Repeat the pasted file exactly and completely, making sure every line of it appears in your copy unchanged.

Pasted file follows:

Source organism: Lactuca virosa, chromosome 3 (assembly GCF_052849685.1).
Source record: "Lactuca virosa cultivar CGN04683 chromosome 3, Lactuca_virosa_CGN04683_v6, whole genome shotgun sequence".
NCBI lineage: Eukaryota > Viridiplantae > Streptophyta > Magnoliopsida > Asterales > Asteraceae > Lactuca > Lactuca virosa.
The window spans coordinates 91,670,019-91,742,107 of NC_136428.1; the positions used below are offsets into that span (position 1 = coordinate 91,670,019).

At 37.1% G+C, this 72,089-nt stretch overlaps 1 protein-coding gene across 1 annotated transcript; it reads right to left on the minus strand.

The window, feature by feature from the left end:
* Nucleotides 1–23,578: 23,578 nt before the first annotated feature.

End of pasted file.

Source organism: Lactuca virosa, chromosome 3 (assembly GCF_052849685.1).
Source record: "Lactuca virosa cultivar CGN04683 chromosome 3, Lactuca_virosa_CGN04683_v6, whole genome shotgun sequence".
NCBI lineage: Eukaryota > Viridiplantae > Streptophyta > Magnoliopsida > Asterales > Asteraceae > Lactuca > Lactuca virosa.
The window spans coordinates 91,670,019-91,742,107 of NC_136428.1; the positions used below are offsets into that span (position 1 = coordinate 91,670,019).

At 37.1% G+C, this 72,089-nt stretch overlaps 1 protein-coding gene across 1 annotated transcript; it reads right to left on the minus strand.

The window, feature by feature from the left end:
* Nucleotides 1–23,578: 23,578 nt before the first annotated feature.